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A good place to study

A good place to study

Here’s a suggestion for the start of the semester: Find a good place to study and make it your own. The more time you spend in that place, the more it will become associated with the work of learning.

A good place to study isn’t necessarily one that’s comfortable. In his book Creative Reading, the poet Ron Padgett offers a funny account of his teenaged attempt to create a “nirvana” for reading — pillows, background music, a Do Not Disturb sign, cold drinks, and cookies. The only problem was that he ended up falling asleep.

Good places to work are as various as individual students. If you like quiet, find a lesser-used area of the library. The bound periodicals or the A and Z stacks (if your library uses Library of Congress Classification) might be likely places to start. If silence is deafening, look for a livelier setting. If your dorm room would be a perfect place except for the noise in the hallway, try an ambient sound from iSerenity to mask the distractions.

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When I’m not working at home, my favorite spot to work is a table on the third floor of my university library. I’ve been working at this table for so long that I’ve come to think of it as my own. There’s room to spread out books and papers (much more room than in a professorial carrel), and the public computers are far enough away that checking my e-mail isn’t a great temptation. The nearby books, mostly on urban renewal, are not a browser’s paradise. There is little to do at this table but drink bottled water and work.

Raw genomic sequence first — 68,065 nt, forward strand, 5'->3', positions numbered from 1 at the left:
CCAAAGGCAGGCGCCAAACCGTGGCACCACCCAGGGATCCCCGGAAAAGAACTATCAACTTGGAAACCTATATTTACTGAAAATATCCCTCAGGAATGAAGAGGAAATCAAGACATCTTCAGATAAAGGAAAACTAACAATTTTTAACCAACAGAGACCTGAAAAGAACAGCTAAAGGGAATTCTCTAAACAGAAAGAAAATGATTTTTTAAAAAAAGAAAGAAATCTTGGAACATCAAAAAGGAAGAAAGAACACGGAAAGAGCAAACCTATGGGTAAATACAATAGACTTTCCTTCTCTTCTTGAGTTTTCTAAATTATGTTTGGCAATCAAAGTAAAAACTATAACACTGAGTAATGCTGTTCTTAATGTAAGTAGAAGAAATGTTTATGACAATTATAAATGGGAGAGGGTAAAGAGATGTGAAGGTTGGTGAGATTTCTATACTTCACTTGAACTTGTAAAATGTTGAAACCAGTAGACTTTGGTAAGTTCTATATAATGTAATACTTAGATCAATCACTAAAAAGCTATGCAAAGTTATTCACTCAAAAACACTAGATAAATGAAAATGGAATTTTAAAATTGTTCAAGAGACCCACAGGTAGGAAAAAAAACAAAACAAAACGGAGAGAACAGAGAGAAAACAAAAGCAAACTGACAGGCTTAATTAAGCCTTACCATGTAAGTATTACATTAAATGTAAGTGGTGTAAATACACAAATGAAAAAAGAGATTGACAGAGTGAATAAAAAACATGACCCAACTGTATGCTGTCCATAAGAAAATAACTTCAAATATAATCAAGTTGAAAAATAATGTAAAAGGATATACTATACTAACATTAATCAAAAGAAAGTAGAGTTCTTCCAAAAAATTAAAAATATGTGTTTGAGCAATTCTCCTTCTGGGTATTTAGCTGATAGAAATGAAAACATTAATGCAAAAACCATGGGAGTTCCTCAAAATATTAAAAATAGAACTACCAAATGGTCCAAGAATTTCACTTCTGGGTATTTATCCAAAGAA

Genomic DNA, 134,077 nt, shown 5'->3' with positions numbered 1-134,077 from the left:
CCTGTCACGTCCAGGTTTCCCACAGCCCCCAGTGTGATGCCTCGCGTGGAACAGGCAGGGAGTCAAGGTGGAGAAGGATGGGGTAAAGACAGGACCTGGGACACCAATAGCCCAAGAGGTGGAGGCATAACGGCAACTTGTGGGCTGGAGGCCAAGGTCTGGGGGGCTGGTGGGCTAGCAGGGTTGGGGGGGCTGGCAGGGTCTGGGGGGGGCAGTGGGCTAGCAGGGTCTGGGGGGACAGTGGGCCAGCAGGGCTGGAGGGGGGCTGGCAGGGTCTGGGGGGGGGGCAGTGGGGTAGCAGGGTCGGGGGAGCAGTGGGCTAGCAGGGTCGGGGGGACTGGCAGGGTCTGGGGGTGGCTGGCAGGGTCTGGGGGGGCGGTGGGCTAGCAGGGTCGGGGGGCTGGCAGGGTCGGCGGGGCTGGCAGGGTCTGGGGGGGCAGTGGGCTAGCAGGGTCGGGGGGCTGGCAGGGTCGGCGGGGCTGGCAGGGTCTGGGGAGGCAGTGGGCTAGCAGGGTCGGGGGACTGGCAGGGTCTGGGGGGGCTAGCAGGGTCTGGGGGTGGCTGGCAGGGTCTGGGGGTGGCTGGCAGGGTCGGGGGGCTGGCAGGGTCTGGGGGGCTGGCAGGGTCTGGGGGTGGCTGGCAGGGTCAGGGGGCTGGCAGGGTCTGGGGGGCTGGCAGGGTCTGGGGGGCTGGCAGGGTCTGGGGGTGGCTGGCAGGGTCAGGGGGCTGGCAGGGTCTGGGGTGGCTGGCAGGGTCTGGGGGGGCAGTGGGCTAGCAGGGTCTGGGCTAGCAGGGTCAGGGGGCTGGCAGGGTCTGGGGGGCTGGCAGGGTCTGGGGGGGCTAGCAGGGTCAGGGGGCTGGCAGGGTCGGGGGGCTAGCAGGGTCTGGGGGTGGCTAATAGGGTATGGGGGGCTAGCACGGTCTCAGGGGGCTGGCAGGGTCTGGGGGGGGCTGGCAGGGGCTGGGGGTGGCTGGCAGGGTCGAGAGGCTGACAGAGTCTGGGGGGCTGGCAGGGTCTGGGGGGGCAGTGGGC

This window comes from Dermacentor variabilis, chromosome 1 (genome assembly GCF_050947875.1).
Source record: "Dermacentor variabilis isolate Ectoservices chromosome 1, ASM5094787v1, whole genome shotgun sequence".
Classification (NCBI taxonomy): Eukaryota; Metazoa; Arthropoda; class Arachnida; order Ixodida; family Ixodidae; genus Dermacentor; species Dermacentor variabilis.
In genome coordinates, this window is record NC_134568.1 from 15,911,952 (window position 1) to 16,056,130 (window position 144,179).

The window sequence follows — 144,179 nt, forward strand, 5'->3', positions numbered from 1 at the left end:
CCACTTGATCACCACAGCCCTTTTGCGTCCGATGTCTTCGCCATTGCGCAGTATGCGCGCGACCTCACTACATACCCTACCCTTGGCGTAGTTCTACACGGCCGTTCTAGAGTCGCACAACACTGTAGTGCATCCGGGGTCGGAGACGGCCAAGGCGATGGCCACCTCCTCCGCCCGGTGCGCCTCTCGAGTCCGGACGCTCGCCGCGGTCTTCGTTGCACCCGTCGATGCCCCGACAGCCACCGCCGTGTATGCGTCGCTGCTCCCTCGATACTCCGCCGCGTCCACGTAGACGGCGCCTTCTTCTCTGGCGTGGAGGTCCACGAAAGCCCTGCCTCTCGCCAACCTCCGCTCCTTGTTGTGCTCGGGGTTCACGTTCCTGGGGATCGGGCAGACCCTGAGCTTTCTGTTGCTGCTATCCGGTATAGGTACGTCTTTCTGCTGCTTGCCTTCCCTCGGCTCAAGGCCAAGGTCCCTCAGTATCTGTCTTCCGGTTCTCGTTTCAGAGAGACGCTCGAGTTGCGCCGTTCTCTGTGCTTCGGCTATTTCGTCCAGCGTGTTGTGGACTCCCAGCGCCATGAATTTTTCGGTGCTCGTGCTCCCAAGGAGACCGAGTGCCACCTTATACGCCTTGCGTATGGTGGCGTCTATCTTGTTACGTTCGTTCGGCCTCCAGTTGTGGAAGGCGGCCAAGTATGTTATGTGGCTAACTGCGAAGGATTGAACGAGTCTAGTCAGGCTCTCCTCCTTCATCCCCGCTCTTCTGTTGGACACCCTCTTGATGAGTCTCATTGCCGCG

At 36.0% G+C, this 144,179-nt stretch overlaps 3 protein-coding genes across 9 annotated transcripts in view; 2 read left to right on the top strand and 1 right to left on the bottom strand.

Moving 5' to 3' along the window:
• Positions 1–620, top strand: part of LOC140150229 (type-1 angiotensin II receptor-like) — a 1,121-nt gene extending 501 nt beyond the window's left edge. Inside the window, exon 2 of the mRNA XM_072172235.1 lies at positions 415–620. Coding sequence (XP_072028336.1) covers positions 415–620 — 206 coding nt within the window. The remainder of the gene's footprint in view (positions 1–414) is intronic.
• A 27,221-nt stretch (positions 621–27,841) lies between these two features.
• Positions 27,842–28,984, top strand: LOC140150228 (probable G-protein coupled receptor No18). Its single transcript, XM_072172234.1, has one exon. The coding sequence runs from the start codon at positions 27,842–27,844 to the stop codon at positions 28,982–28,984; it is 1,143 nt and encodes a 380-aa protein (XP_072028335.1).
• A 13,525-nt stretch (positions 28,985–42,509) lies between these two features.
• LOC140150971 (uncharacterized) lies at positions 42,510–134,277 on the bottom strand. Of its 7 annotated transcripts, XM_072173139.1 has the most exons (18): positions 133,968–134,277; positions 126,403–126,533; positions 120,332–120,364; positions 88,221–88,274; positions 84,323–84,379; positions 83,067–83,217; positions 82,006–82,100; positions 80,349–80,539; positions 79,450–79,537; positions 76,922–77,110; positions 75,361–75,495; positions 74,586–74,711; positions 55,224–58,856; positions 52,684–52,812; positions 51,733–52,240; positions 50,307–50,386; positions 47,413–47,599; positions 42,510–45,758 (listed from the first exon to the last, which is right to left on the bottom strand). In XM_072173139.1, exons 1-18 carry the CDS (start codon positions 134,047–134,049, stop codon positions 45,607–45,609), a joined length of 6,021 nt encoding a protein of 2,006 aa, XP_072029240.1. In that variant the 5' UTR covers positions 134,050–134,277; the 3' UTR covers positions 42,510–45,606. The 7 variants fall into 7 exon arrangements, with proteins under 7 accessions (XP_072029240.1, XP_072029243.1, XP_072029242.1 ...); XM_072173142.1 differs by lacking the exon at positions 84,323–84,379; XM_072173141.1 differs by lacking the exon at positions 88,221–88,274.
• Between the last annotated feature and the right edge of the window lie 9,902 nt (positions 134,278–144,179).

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When I’m walking to this table, I sometimes think about all the work I’ve already done there. That history itself makes this table a place where I’m likely to get stuff done. While the semester is young and full of new possibilities, find a place that helps you get stuff done too.

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Michael Leddy teaches college English and has published widely as a poet and critic. He blogs at Orange Crate Art.

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Last Updated on August 15, 2018

Book summary: A Technique for Producing Ideas

Book summary: A Technique for Producing Ideas

Kirby Ferguson has written a summary for the book A Technique for Producing Ideas. Generating good idea is a fine art, if you have mastered it you will be successful in many fields. The author of the book, James Young, describes five steps on a technique of combining old elements together:

  • Gather new material, both specific and general.
  • The Mental Digestive Process
  • Drop it
  • Poof, the idea appears
  • Work it

Kirby also brought out his own thoughts – drop down every ideas you have in mind – You mind is not always as good as paper and sometimes it only stays for a short period of time. After you’ve dropped your ideas into your notepad, you will also have extra chances of linking and modifying your ideas together.

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Book summary: A Technique for Producing Ideas – [Goodie Bag]

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